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July 19, 2001


A Sleek Aerie Atop the Brooklyn-Battery Tunnel


Mick Hales for The New York Times
BROOKLYN SANCTUARY A serene maple and white interior.

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Specs: Building a Roof Deck (July 19, 2001)

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Join a Discussion on Apartments in New York

Mick Hales for The New York Times
Intense color leads to the front door.

Mick Hales for The New York Times
PALM SPRINGS, N.Y. A ``porch,'' with pergola, pillows and plants.

AN 800-square-foot apartment that sits practically on top of the Brooklyn-Queens Expressway and around the corner from an entrance to the Brooklyn Battery Tunnel may not be everyone's idea of an urban oasis. But for Avi Adler and David Stark, a renovated one-bedroom home on the roof of a nondescript 1940's Brooklyn building is paradise found.

Mr. Stark, 32, and Mr. Adler, 45, partners in life and work, own and operate Avi Adler, a company known for offbeat designs for weddings, fund-raisers and other events. Elevating party décor and floral design to the level of installation art, they use unsung materials like copper tubing and carnations — often in astonishing masses — to create modern, sophisticated environments. The highlight of their design for the Robin Hood Foundation dinner at the Jacob K. Javits Convention Center last month was a path made of yellow aquarium gravel, protea flowers and chrysanthemums in a forest of green cardboard mailing tubes.

They began working in 1992 in a rented 2,500-square-foot loftlike apartment, which was also their home, in a building on Luquer Street on the outskirts of Carroll Gardens. Crammed with props, flowers and staff members, their living space was quickly overrun. "Whenever we needed to put in another desk," Mr. Adler said, "we'd get rid of a dresser or our kitchen table."

Mr. Stark added: "Most nights we had to dump props off our bed before we could actually get into it."

Three years ago they purchased the building and separated their work lives and their personal lives. The business moved to a first-floor commercial space, and they renovated a small apartment on the building's rooftop for their home.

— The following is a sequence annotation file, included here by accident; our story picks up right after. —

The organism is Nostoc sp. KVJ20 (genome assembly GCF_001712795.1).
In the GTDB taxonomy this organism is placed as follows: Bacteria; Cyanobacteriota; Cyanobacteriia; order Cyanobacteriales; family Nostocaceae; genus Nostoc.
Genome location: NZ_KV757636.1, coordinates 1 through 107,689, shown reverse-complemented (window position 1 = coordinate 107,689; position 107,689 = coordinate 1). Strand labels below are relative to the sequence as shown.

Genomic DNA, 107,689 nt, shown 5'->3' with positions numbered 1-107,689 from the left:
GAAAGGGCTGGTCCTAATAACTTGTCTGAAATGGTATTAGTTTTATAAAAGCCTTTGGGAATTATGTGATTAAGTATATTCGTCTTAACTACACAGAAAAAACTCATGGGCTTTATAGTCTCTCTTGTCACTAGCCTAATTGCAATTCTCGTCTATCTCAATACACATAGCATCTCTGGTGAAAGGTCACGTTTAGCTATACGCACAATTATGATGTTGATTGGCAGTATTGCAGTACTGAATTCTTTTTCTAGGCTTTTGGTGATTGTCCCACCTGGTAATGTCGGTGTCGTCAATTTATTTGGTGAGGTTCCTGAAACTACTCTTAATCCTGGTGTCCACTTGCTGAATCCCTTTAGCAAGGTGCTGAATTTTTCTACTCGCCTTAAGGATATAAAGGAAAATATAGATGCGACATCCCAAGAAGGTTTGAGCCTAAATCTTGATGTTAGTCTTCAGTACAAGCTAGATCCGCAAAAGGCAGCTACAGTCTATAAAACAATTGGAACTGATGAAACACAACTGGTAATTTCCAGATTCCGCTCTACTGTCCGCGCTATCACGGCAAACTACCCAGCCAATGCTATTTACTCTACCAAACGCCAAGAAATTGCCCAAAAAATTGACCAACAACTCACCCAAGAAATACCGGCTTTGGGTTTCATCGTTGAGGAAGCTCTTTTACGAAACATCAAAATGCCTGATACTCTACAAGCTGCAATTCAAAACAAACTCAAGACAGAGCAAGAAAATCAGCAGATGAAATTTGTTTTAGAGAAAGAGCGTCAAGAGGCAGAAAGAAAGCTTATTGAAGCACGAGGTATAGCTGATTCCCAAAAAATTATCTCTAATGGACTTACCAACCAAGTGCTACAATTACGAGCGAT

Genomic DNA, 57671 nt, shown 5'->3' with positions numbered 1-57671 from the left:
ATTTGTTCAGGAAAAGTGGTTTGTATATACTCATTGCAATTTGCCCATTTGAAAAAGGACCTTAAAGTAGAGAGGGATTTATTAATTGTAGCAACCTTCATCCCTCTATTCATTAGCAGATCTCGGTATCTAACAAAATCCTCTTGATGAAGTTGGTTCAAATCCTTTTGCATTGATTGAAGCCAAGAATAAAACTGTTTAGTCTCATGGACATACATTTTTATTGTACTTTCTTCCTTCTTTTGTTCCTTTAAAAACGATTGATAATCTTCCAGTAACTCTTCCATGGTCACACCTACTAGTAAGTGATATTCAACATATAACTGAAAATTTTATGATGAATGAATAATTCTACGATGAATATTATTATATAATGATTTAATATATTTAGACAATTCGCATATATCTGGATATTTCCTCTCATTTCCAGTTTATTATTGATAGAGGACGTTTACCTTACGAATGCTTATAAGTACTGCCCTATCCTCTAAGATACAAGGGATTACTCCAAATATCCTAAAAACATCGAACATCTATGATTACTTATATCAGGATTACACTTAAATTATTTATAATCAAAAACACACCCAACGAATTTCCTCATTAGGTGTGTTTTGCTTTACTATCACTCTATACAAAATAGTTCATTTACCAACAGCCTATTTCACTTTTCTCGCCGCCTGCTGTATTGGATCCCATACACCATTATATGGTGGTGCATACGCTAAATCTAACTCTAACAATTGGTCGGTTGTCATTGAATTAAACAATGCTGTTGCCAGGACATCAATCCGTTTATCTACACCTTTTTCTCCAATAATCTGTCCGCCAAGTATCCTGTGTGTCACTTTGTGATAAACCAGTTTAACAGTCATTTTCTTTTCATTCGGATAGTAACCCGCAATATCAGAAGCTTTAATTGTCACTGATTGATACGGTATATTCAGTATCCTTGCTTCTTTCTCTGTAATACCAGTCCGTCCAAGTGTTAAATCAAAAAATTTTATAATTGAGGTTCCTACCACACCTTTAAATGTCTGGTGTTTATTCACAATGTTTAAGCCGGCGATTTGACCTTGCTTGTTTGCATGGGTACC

Jim Bartholomew, an architect in Chelsea, transformed the tight two- bedroom apartment into an airy single-bedroom space with plenty of closets, if not much elbow room. A floating storage wall 20 feet long and 4 feet deep, with access on both sides, hides most of their domestic detritus.

After living with the clutter of their work space, Mr. Stark said he wanted to come home and "not see any stuff at all." So he and Mr. Adler gave Mr. Bartholomew a wish list that included all the objects they wanted to remove from view.

The storage wall houses a washer, dryer and dishwasher, television, stereo speakers, books and bed linens, rendering the apartment a testament to clutter- free living.

The storage wall also separates public spaces (the living room, kitchen and dining area) from private (bedroom and bathroom).

"Jim used to tease us that he doesn't trust people who don't have books visible in their home," Mr. Stark said. "But I know I have books, and I know where they are. I don't care whether other people can see them."

Such discussions were typical among them, and when it came to choosing details, the aesthetic of Mr. Adler and Mr. Stark again prevailed. Surprisingly, given their exuberant designs for events, their choices for surface finishes were decidedly subdued.

The architect suggested a warm wood finish on the storage wall and a dark slate or ebonized wood floor to create a homey environment. Instead, they ordered everything painted white, with light maple flooring.

"We always envisioned this place white to keep the light bouncing around it and make it feel as spacious as possible," Mr. Adler said. "The problem is, it takes a lot of courage to add any color to a white space."

Yet Mr. Adler and Mr. Stark never worried that the place would feel too sterile. "We're constantly experimenting with colors, forms and fabrics, and we knew they'd follow us home," Mr. Stark said. "We'll get obsessed with a certain color and paint everything that color." At the moment, a fluorescent-yellow painting, made for an event, hangs above their gray living room couch.

The outdoor area is lavish, encompassing a 500-square-foot pergola- porch and almost 865 square feet of deck on two levels. They use the porch, reached by two sets of center- folding glass doors, each over 8 feet wide, in the wall of the main living space, as a place to entertain and relax. They even use it in the rain (the pergola is topped with translucent acrylic).

They spent $200,000 and eight months, twice as much as they planned in both time and money, on the renovation.

"There were a lot of structural problems we had to fix before we could make much progress," Mr. Stark said. But it was worth the trouble. "Being able to walk from the inside directly to the outdoors has always been my dream," Mr. Stark said. "My greatest desire has always been to live in the most luxurious hotel suite imaginable, except with my own stuff in it."

Even the ever-present honks, brake squeals and hum of passing trucks do not diminish their experience. "We joke that it sounds to us like the ocean," Mr. Stark said.

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